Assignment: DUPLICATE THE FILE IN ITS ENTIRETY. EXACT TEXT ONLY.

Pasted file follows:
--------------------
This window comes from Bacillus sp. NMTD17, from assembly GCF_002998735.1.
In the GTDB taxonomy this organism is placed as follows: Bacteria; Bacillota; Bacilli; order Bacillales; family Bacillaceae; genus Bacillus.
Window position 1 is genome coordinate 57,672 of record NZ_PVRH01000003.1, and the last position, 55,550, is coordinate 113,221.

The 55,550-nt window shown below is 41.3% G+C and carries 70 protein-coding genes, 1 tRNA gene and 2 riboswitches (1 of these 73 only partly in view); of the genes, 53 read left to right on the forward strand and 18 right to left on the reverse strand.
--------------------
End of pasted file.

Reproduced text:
This window comes from Bacillus sp. NMTD17, from assembly GCF_002998735.1.
In the GTDB taxonomy this organism is placed as follows: Bacteria; Bacillota; Bacilli; order Bacillales; family Bacillaceae; genus Bacillus.
Window position 1 is genome coordinate 57,672 of record NZ_PVRH01000003.1, and the last position, 55,550, is coordinate 113,221.

The 55,550-nt window shown below is 41.3% G+C and carries 70 protein-coding genes, 1 tRNA gene and 2 riboswitches (1 of these 73 only partly in view); of the genes, 53 read left to right on the forward strand and 18 right to left on the reverse strand.